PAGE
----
I’m wondering what is the best appropriate
Authorization HTTP header type for JWT tokens.
One of the probably most popular type is
Basic. For instance:
Authorization: Basic QWxhZGRpbjpvcGVuIHNlc2FtZQ==
It handle two parameters such as a login and a password. So it is not relevant for JWT tokens.
Also, I heard about Bearer type, for instance:
Authorization: Bearer eyJhbGciOiJIUzI1NiIsInR5cCI6IkpXVCJ9.eyJzdWIiOiIxMjM0NTY3ODkwIiwibmFtZSI6IkpvaG4gRG9lIiwiYWRtaW4iOnRydWV9.TJVA95OrM7E2cBab30RMHrHDcEfxjoYZgeFONFh7HgQ
However, I don’t know its meaning. Is it related to bears?
Is there a particular way to use JWT tokens in the HTTP
Authorization header? Should we use
Bearer, or should we simplify and just use:
Or maybe, just a
JWT HTTP header:
Bearer authentication scheme is what you are looking for.
Is it related to bears?
Errr… No 🙂
According to the Oxford Dictionaries, here’s the definition of bearer:
A person or thing that carries or holds something.
A person who presents a cheque or other order to pay money.
The first definition includes the following synonyms: messenger, agent, conveyor, emissary, carrier, provider.
And here’s the definition of bearer token according to the RFC 6750:
A security token with the property that any party in possession of the token (a “bearer”) can use the token in any way that any other party in possession of it can. Using a bearer token does not require a bearer to prove possession of cryptographic key material (proof-of-possession).
Bearer authentication scheme is registered in IANA and originally defined in the RFC 6750 for the OAuth 2.0 authorization framework, but nothing stops you from using the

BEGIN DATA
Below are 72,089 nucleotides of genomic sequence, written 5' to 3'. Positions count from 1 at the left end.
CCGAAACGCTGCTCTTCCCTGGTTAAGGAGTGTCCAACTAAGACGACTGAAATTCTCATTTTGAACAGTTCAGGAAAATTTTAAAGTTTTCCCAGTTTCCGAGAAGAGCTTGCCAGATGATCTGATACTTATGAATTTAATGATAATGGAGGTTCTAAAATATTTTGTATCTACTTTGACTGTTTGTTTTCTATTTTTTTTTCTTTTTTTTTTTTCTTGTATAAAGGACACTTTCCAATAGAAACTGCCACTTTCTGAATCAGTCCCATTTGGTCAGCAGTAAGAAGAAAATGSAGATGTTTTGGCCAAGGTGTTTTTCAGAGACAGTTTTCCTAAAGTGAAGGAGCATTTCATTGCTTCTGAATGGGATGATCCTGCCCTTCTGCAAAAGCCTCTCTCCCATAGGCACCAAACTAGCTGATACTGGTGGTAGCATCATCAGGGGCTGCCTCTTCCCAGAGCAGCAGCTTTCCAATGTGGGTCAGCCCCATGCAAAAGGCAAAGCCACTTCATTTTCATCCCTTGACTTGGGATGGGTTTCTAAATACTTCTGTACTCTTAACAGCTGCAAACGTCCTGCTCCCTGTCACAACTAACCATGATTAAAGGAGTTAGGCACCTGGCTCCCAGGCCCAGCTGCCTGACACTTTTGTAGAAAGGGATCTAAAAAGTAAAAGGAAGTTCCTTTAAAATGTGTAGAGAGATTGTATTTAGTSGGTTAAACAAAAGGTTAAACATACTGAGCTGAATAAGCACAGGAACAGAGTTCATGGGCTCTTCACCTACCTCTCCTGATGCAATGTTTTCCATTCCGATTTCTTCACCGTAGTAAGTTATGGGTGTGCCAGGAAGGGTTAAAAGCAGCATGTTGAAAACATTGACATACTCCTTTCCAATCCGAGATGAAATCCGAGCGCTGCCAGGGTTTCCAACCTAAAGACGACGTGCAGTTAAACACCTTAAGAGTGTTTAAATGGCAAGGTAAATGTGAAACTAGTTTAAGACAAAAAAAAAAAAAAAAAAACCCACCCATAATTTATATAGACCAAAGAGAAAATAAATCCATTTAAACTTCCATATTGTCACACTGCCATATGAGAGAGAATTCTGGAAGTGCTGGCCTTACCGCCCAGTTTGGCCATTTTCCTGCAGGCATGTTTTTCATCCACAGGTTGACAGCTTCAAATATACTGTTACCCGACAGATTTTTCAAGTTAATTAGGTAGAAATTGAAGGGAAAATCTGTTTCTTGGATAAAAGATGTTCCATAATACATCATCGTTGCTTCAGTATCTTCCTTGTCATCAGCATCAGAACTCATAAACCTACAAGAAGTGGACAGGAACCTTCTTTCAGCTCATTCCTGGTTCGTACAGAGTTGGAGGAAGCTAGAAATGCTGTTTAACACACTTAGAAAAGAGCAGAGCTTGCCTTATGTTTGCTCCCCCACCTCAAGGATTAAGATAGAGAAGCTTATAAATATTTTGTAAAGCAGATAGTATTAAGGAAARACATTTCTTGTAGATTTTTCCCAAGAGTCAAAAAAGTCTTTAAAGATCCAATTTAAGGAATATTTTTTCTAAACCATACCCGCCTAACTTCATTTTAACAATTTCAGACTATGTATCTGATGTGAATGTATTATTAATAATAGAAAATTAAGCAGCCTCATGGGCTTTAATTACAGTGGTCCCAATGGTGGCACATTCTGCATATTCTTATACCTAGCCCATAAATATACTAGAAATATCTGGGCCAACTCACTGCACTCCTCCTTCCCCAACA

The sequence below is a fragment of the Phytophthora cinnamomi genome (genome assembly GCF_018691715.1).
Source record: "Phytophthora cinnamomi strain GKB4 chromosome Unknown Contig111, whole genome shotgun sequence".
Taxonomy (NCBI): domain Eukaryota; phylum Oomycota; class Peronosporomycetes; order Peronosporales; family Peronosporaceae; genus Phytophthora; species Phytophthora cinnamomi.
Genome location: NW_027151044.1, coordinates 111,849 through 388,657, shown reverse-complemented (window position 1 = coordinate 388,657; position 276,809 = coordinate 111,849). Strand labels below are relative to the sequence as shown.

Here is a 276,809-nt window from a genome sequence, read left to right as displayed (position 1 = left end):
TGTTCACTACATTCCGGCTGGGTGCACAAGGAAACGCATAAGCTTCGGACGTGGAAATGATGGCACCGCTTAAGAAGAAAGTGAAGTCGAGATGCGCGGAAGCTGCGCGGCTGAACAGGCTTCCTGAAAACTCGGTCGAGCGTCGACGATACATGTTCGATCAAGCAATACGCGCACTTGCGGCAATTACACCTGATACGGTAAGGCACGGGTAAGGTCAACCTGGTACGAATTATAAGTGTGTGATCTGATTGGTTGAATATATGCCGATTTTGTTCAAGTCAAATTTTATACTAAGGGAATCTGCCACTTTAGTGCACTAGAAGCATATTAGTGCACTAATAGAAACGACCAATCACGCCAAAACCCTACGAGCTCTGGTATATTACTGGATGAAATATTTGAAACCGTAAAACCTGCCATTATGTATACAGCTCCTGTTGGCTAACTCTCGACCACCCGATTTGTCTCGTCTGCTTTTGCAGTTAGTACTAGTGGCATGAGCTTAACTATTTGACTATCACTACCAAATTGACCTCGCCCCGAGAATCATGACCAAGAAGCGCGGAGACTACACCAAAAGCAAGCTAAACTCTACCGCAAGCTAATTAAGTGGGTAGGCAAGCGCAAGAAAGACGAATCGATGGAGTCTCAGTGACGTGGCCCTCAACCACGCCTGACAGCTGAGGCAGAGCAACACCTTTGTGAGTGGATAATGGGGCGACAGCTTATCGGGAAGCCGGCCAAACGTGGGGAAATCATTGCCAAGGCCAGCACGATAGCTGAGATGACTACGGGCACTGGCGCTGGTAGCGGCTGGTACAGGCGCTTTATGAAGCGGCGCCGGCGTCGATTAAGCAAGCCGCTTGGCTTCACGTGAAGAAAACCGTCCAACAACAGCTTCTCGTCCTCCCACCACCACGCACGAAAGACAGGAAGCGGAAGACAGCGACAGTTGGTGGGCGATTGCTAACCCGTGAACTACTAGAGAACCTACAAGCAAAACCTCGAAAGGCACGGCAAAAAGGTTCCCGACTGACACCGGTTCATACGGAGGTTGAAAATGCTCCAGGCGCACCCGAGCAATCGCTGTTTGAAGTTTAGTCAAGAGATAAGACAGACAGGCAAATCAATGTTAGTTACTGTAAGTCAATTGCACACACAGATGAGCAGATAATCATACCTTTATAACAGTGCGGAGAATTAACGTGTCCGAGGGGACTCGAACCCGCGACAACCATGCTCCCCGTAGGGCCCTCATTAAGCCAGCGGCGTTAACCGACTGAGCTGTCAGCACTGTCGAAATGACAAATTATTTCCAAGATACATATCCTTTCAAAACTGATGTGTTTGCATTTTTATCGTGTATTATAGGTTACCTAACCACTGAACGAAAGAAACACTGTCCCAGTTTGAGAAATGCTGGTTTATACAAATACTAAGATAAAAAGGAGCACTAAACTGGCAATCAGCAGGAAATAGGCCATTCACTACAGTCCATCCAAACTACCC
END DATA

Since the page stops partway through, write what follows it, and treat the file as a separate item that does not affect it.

Bearer scheme for access tokens in applications that don’t use OAuth 2.0.
Stick to the standards as much as you can and don’t create your own authentication schemes.
An access token must be sent in the
Authorization request header using the
Bearer authentication scheme:
When sending the access token in the
Authorizationrequest header field defined by HTTP/1.1, the client uses the
Bearerauthentication scheme to transmit the access token.
GET /resource HTTP/1.1 Host: server.example.com Authorization: Bearer mF_9.B5f-4.1JqM
Clients SHOULD make authenticated requests with a bearer token using the
Authorizationrequest header field with the
BearerHTTP authorization scheme. […]
In case of invalid or missing token, the
Bearer scheme should be included in the
WWW-Authenticate response header:
If the protected resource request does not include authentication credentials or does not contain an access token that enables access to the protected resource, the resource server MUST include the HTTP
WWW-Authenticateresponse header field […].
All challenges defined by this specification MUST use the auth-scheme value
Bearer. This scheme MUST be followed by one or more auth-param values. […].
For example, in response to a protected resource request without authentication:
HTTP/1.1 401 Unauthorized WWW-Authenticate: Bearer realm="example"
And in response to a protected resource request with an authentication attempt using an expired access token:
HTTP/1.1 401 Unauthorized WWW-Authenticate: Bearer realm="example", error="invalid_token", error_description="The access token expired"